Kubernetes / What Is DevOps? / What’s New in the CI/CD Environment?

Weave GitOps Enterprise: Git-Centric Control for Multiclouds

11 Jan 2022 6:00am, by

Weaveworks’s first general availability release of Weave GitOps Enterprise represents an ambitious effort to support the entire development and deployment process for CI/CD across Kubernetes environments. It also emphasizes Git-centric management of deployments across multiple Kubernetes clusters that extends to on-premises and multiple clouds.

“The generally available release of Weave GitOps Enterprise is about getting more and more features for multiple-cluster management from Git while supporting different cloud providers,” in addition to Amazon Web Services (AWS), and bare metal environments, Steve Waterworth, a technical marketing manager for Weaveworks, told The New Stack. “We can now say the platform is maturing. More new great stuff coming soon.”

Weave GitOps Enterprise builds on top of Weaveworks’ previously released open source alternative, Weave GitOps Core. Weave GitOps Core is used to help to simplify and automate the process of deploying code on what the company says can be “any Kubernetes cluster.” This involves a two-command line process without having to manually configure the cluster settings. Among other things, Weave GitOps Core also pre-configures the monitoring and observability tools for the clusters so that they continue to run uninterrupted during the deployment process.

In a blog post, Waterworth described how Weave GitOps Enterprise is the “first enterprise GitOps platform” that increases software delivery and operational performance for Kubernetes infrastructure and application teams. By supporting GitOps to unite application development and operations, the platform enables “earlier collaboration in the development process while delivering greater security, predictability and visibility throughout the entire application lifecycle,” Waterworth wrote. “Teams can automate Kubernetes through continuous application delivery and operational control at any scale and across deployment types including hybrid cloud, multicloud and edge,” Waterworth wrote.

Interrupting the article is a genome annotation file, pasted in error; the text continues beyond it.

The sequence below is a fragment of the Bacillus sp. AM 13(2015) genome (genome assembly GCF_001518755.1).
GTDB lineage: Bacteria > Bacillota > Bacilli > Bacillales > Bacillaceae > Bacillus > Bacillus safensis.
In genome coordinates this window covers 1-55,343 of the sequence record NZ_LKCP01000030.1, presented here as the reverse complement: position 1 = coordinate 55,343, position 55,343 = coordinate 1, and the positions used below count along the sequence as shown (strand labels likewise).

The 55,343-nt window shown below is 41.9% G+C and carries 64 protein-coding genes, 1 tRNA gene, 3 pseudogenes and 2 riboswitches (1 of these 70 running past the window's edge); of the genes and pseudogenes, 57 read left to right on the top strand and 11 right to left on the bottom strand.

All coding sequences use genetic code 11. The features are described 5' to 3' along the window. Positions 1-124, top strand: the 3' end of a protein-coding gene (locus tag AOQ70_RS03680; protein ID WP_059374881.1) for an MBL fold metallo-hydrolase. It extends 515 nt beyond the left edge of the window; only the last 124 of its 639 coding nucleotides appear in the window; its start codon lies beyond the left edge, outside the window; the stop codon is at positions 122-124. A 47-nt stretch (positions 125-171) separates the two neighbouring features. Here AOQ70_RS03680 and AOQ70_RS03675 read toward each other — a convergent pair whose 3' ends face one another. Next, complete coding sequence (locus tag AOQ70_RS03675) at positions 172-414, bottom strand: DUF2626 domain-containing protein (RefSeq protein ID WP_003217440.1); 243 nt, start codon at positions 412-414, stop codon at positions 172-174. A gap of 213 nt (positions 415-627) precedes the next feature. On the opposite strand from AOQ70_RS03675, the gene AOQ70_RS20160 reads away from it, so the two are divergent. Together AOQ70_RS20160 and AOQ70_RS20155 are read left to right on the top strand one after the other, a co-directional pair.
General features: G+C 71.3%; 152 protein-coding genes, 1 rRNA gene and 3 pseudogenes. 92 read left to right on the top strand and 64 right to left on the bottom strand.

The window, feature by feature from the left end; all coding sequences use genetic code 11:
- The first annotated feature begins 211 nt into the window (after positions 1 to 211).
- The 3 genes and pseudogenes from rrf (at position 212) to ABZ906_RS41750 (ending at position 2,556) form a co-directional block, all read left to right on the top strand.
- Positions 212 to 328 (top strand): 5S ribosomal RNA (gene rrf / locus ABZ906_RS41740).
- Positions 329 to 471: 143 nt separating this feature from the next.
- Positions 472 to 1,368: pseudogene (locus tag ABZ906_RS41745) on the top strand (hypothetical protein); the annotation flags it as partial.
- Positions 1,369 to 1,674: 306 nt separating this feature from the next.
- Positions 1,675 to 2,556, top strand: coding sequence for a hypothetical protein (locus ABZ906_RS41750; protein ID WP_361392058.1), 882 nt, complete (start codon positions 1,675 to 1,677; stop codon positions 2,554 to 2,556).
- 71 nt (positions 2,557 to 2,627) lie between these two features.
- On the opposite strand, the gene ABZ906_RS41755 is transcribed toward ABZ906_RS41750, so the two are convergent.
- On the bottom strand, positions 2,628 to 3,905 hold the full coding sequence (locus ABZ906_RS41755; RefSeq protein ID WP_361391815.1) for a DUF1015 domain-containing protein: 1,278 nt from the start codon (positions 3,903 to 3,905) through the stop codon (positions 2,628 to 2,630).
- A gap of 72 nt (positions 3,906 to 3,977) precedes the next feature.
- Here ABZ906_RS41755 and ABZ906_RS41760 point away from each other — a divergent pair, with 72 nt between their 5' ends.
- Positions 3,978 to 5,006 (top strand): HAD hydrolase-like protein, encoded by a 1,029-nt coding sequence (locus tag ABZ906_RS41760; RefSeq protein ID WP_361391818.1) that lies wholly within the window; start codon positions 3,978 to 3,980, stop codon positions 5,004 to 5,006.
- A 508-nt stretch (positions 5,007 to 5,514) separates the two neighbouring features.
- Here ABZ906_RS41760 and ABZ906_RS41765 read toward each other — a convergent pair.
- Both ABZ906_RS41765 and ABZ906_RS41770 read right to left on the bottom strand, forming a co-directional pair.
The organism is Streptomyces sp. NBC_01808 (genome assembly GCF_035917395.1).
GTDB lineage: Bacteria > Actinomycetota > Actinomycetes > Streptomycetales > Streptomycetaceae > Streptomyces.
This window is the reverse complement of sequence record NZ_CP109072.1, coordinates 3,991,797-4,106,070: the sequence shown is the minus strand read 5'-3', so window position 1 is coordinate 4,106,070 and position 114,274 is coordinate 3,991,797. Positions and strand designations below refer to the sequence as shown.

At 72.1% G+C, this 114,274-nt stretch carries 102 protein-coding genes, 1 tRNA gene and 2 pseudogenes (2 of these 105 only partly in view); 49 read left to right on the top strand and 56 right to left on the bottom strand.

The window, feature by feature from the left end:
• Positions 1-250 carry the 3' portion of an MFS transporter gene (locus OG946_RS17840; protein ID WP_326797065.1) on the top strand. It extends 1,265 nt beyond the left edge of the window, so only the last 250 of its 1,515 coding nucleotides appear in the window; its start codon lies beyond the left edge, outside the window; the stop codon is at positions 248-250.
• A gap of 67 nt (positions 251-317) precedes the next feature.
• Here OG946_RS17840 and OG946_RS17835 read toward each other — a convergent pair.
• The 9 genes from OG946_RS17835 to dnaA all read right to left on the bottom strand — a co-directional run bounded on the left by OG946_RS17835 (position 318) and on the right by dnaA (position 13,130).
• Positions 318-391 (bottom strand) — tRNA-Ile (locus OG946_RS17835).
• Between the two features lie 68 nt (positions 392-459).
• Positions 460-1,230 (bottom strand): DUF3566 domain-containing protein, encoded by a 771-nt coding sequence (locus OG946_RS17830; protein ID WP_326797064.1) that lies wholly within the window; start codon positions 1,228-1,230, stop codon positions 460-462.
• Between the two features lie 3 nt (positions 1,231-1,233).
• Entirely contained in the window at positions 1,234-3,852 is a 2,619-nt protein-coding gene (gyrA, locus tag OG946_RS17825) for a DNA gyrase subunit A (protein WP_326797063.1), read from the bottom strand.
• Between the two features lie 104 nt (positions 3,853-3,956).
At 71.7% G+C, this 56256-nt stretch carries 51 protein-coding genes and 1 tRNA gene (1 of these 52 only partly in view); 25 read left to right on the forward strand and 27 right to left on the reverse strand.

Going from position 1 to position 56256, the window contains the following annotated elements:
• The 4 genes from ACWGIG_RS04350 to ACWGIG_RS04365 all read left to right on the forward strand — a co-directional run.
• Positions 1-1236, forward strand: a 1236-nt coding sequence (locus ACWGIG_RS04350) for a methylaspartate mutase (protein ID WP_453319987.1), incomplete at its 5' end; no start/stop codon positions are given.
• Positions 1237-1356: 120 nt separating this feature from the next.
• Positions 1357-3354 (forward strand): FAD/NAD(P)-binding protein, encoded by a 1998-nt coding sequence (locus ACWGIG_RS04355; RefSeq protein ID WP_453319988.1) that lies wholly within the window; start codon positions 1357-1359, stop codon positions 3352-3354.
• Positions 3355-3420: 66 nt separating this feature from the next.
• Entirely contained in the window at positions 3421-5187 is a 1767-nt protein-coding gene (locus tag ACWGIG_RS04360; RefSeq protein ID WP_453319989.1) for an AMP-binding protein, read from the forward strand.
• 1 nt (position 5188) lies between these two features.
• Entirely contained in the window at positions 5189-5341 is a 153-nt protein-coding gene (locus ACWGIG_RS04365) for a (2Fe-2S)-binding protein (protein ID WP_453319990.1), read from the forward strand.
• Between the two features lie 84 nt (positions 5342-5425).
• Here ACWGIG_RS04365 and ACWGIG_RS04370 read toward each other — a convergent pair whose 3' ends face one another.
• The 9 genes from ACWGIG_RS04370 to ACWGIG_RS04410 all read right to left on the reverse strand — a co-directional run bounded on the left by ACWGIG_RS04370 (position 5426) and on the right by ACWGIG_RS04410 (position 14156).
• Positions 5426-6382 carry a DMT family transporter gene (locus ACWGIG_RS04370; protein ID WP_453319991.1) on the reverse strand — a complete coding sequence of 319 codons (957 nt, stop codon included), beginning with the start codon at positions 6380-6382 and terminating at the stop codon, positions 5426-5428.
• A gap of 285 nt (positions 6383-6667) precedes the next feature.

Weave GitOps Enterprise’s key feature the company communicated include:

  • Web User Interface: The dashboard provides an overview of provisioned clusters, for alerts, an application catalog and a cluster-template library. With GitOps, cluster management and profile catalogs are managed with Git pull requests and merges.
  • Cluster Management: All clusters: regardless of the cloud provider or if they are in on-premises environments — are accessible and managed in a self-service way in a single repository with Git serving as the so-called “single source of truth.” Existing clusters can be imported and templates for creating new clusters are defined.
  • Application Profile Catalogue: Application profiles are defined in catalogs, providing a set of approved applications that can be installed on clusters when the clusters are created or at a later time. A package may be a single application or a suite of applications (such as Prometheus, Grafana, Loki or Tempo for monitoring and observability, for example) that can be installed, updated or removed.
  • Alert Options: The Weave GitOps Enterprise dashboard links to Prometheus Alert Manager to provide an overview of alerts across all clusters under management.

The ability to manage multiple Kubernetes clusters has come in especially handy for Deutsche Telekom, Waterworth told The New Stack. “They are managing thousands of Kubernetes clusters. They’re running on the edge of a significant number of the Deutsche Telekom cell towers you see in Germany,” Waterworth said. “They’re all managed in such a way that if they want to make a change, they make the change in Git, and that change gets automatically rolled out to thousands of Kubernetes clusters.”

As GitOps processes continue to evolve, so will Weave GitOps Enterprise. “We’ve gotten to the point with Weave GitOps Enterprise where it is highly useful to many people with its general availability,” Waterworth told The New Stack. “But that doesn’t mean to say development has now stopped — we’re working really hard to add more features that are on the roadmap for a broader range of cloud platforms.”